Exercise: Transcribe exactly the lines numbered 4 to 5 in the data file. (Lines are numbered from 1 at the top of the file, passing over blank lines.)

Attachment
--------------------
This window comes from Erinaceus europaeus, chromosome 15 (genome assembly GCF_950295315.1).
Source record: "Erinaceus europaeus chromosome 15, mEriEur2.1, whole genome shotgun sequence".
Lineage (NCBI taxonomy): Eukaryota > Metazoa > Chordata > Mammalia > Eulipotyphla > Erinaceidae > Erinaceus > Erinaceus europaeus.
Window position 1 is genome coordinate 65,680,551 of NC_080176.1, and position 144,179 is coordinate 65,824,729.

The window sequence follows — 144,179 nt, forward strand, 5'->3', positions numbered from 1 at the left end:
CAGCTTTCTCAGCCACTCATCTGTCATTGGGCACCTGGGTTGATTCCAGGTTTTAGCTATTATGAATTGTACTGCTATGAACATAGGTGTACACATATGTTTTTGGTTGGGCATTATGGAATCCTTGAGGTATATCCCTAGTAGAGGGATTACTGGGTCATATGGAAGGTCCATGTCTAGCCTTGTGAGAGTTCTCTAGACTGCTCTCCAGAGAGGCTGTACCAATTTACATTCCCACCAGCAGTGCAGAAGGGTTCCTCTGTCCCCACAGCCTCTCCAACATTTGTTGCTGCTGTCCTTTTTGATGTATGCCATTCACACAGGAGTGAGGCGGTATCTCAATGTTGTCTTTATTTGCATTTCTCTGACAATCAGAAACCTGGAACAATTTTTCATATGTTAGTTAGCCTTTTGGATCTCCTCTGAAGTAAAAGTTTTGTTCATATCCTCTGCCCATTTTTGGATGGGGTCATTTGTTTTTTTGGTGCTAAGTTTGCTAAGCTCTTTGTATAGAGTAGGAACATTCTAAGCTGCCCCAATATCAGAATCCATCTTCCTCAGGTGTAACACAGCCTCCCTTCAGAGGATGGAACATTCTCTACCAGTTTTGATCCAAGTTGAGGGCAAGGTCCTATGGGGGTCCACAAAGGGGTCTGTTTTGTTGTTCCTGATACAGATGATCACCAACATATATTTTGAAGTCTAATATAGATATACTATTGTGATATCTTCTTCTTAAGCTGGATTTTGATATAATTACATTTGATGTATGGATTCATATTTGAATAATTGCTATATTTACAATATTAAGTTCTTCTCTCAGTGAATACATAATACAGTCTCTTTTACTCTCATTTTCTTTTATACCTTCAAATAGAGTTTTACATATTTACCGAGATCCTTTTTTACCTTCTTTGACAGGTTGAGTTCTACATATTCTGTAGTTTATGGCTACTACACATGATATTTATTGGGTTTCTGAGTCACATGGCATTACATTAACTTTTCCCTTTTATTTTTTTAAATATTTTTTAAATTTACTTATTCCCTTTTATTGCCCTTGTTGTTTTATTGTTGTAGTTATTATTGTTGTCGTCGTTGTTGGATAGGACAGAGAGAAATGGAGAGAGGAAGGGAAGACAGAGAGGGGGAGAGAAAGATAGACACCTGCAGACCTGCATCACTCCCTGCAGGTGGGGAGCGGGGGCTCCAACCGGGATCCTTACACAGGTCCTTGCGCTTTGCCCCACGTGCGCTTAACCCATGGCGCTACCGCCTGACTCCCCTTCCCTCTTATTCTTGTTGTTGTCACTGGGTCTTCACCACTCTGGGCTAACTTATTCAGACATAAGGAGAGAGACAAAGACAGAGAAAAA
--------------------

Window position 1 is genome coordinate 65,680,551 of NC_080176.1, and position 144,179 is coordinate 65,824,729.

The window sequence follows — 144,179 nt, forward strand, 5'->3', positions numbered from 1 at the left end: